Matthew Craig went shopping and all he got was a chance to muse on the British bookstore market; why Joe Quesada won't do OGNs; and how cinema may be no match for V FOR VENDETTA.
07 March 2005


Having been bought out by a national chain of entertainment stores, my local comic shop ("local" = "thirty minute drive") has recently undergone something of a makeover, expanding its shelf space to accommodate an ever-broadening range of comics, paperbacks and graphic novels. Where once upon a time they managed to cram about four shelves of the most popular American and Japanese titles into a space the size of a footlocker, they now carry everything from ADAM STRANGE to ZOIDS, all under one roof.

It's a rolling transformation. Sometimes the new releases are deep within the store, next to the graphic novels and gothboots. Sometimes, they're closer to the till. This week, they're at the front of the store, stopping the customer in their tracks as they enter with the promise of that New Comics Glow (aka The WITCHBLADE Sweats).

When I visit the comic shop, I have a definite destination in mind: I head straight for the trade paperback, graphic novel and manga section. I spend about ten minutes browsing the shelves, looking for new releases, books that I'd missed on previous visits, or, on rare occasions, an impulse buy. I rarely bother with the monthly comic shelves because I have a regular (though ever-diminishing) standing order.

I've developed these habits over the last twelve years or so, but I only have one actual rule when it comes to buying comics: I never visit the comic shop more than once a week. I adhere to this rule religiously. So, naturally, I cheat, and visit my local chain bookstore,whenever I get the DTs. In this case, "local" = "ten-minute drive".

The trouble is, my local chain bookstore is crap. Every week, it's the same thing: straight in the door, straight to the graphic novels, and straight out again. They stock a few of the usual suspects - Satrapi, Spiegelman, Bart Simpson - but that's about it.

On one hand, it's a good thing: I don't go over my weekly comics budget. On the other, it sets me up for regular disappointment. And worse, in a broader sense, it means that the people of my small West Midlands town aren't exposed to the sorts of comics that the high-fallutin' people of Leicester and Nottingham enjoy. (Look at them there, lording it over us with their SWAMP THING trades and their copy of EGG STORY.)

That's not to say, however, that my town is a complete comics desert. Quite the opposite: our newsagents and supermarkets are well stocked with comics for readers of all ages, shelved where busy parents/spouses can be pestered into buying them. Titles range from the new, über-hip DANDY through to THE SIMPSONS and FUTURAMA. The 2000AD line and Panini Comics reprints are also available in larger newsagents.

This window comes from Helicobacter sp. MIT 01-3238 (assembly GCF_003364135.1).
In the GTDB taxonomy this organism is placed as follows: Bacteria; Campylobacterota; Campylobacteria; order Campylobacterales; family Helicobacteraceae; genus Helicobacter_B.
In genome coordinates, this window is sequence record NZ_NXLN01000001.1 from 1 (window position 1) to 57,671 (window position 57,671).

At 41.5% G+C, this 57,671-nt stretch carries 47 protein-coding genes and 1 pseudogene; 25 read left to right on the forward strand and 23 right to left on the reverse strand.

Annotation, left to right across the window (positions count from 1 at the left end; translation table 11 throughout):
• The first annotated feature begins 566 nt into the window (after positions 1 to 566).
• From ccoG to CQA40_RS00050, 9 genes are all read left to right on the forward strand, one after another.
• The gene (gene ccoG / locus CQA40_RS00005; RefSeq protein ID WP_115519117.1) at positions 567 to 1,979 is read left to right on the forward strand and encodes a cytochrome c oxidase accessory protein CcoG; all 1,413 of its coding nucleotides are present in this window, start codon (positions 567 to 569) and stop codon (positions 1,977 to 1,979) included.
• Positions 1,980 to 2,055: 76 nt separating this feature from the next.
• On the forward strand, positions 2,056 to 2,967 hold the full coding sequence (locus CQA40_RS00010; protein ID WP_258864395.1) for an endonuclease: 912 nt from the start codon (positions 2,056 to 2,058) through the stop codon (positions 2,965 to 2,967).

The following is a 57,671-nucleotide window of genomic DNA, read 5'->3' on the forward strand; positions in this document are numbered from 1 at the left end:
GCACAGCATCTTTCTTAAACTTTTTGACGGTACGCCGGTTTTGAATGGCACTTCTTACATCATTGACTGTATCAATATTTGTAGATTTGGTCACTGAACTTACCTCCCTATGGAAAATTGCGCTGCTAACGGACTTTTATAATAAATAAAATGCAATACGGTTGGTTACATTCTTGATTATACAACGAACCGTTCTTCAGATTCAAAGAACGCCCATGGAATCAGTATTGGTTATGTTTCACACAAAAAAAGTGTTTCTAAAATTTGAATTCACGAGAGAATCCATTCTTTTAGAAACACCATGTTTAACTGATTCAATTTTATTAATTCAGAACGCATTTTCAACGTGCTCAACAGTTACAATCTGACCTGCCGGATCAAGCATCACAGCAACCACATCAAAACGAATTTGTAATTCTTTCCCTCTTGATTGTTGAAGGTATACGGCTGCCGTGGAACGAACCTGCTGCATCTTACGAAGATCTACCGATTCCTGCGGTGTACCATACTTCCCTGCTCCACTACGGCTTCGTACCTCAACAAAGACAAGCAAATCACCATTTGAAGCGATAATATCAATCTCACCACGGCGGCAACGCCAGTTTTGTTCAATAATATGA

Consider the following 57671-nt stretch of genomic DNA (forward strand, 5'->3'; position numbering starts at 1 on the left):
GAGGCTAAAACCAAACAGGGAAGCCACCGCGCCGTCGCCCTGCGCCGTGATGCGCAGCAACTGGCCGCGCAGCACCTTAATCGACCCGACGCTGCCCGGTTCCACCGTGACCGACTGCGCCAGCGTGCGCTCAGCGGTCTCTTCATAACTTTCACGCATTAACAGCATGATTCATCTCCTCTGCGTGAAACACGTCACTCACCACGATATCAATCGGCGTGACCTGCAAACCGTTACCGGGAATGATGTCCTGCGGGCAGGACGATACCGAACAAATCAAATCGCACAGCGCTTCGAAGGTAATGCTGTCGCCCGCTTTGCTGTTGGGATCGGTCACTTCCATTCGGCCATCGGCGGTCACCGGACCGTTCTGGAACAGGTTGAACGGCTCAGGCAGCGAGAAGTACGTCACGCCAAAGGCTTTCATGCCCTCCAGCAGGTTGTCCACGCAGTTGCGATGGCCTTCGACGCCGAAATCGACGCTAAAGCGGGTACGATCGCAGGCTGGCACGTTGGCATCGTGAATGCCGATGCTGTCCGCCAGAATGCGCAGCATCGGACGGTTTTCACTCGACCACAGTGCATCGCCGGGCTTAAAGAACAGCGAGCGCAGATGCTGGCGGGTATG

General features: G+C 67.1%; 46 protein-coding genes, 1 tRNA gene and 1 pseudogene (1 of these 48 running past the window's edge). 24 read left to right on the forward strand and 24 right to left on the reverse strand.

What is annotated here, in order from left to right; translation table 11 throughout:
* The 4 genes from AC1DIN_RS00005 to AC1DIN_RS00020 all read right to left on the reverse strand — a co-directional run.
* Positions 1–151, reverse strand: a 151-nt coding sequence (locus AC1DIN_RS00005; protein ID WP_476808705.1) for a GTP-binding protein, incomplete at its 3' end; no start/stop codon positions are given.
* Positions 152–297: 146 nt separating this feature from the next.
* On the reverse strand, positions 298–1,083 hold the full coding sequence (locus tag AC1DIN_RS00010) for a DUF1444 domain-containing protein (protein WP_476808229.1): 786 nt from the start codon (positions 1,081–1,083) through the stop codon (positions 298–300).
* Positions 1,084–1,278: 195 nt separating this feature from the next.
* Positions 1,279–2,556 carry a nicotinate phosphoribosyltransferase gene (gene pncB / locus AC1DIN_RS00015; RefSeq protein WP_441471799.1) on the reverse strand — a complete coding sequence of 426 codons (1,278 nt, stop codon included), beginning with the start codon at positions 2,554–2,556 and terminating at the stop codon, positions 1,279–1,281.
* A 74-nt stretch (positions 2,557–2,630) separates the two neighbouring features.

So, while the Grand Bookstore Comics Revolution hasn't quite advanced as far as my little hamlet, the chances are that, when it arrives, it'll receive a warm reception.


At his recent panel at Megacon 2005, Joe Quesada reiterated the company line, which states that it does not make economic sense for Marvel Comics to publish original graphic novels.

He has a point: why publish a 150-page novel in one edition without advertisements and on one grand occasion when you can serialise the same material over six months, sell advertising space in each of the monthly instalments, solicit variant cover editions, trumpet the thing as the best thing since sliced Batusi in press release after press release, and then get to do it all over again when the trade paperback (or the hardcover, or both) is released, six months down the line?

Well, since you asked...

For one thing, despite the slightly cynical attitude towards Marvel's current policy of sculpting stories to fit neatly in a £10 paperback, there's a difference between writing six 22-page chapters and writing one long novel. The lack of enforced chapter breaks allows the creators to control the pacing of the story, rather than the format. And greater creator control can only be a good thing, right?

Of course, once the books are on the shelves, it's hard to tell which are the first-run graphic novels, and which are the newly-collected trade paperbacks - and harder still to think of a reason why someone who wasn't immersed in the minutiae of comics would care.

Assuming, of course, that they haven't just walked into my local bookshop.

Another advantage to going straight to the bookshelves is that it avoids - or maybe prolongs - the sort of schedule slippage that has recently plagued such creators as Kevin Smith and Quesada himself. Smith went on Jay Leno's THE TONIGHT SHOW to promote his Spider-Man mini-series, THE EVIL THAT MEN DO, back in 2002. Imagine how well it might have sold, riding the massive popularity wave of the Spider-Man motion picture, if Smith had gone on the Tonight Show with a single book to promote, instead of a six-month commitment (stop laughing at the back).